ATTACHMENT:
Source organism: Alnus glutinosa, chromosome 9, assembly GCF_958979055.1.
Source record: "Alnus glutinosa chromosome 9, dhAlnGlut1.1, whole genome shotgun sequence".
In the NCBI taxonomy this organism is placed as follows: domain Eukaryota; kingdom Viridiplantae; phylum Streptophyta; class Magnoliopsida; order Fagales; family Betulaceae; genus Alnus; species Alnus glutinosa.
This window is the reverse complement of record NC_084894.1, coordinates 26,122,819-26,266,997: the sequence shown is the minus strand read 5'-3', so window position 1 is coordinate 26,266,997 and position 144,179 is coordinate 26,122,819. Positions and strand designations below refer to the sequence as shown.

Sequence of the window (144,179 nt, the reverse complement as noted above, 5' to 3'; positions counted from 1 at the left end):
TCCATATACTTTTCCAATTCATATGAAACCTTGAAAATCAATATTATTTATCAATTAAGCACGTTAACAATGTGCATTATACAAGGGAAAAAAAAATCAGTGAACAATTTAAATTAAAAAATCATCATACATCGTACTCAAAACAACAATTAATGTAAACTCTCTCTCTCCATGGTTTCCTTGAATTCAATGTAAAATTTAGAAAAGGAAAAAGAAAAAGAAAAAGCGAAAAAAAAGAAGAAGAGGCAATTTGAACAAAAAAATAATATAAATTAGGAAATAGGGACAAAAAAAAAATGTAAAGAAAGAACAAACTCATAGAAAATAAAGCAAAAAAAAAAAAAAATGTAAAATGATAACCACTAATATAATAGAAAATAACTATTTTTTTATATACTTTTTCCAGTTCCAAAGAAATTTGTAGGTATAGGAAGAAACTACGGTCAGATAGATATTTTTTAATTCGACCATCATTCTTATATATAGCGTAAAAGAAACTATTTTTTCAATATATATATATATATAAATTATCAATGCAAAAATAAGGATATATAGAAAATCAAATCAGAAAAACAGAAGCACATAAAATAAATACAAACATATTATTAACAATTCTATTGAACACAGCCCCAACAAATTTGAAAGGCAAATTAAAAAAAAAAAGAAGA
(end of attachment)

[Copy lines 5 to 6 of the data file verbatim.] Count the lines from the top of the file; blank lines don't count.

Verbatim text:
Sequence of the window (144,179 nt, the reverse complement as noted above, 5' to 3'; positions counted from 1 at the left end):
TCCATATACTTTTCCAATTCATATGAAACCTTGAAAATCAATATTATTTATCAATTAAGCACGTTAACAATGTGCATTATACAAGGGAAAAAAAAATCAGTGAACAATTTAAATTAAAAAATCATCATACATCGTACTCAAAACAACAATTAATGTAAACTCTCTCTCTCCATGGTTTCCTTGAATTCAATGTAAAATTTAGAAAAGGAAAAAGAAAAAGAAAAAGCGAAAAAAAAGAAGAAGAGGCAATTTGAACAAAAAAATAATATAAATTAGGAAATAGGGACAAAAAAAAAATGTAAAGAAAGAACAAACTCATAGAAAATAAAGCAAAAAAAAAAAAAAATGTAAAATGATAACCACTAATATAATAGAAAATAACTATTTTTTTATATACTTTTTCCAGTTCCAAAGAAATTTGTAGGTATAGGAAGAAACTACGGTCAGATAGATATTTTTTAATTCGACCATCATTCTTATATATAGCGTAAAAGAAACTATTTTTTCAATATATATATATATATAAATTATCAATGCAAAAATAAGGATATATAGAAAATCAAATCAGAAAAACAGAAGCACATAAAATAAATACAAACATATTATTAACAATTCTATTGAACACAGCCCCAACAAATTTGAAAGGCAAATTAAAAAAAAAAAGAAGA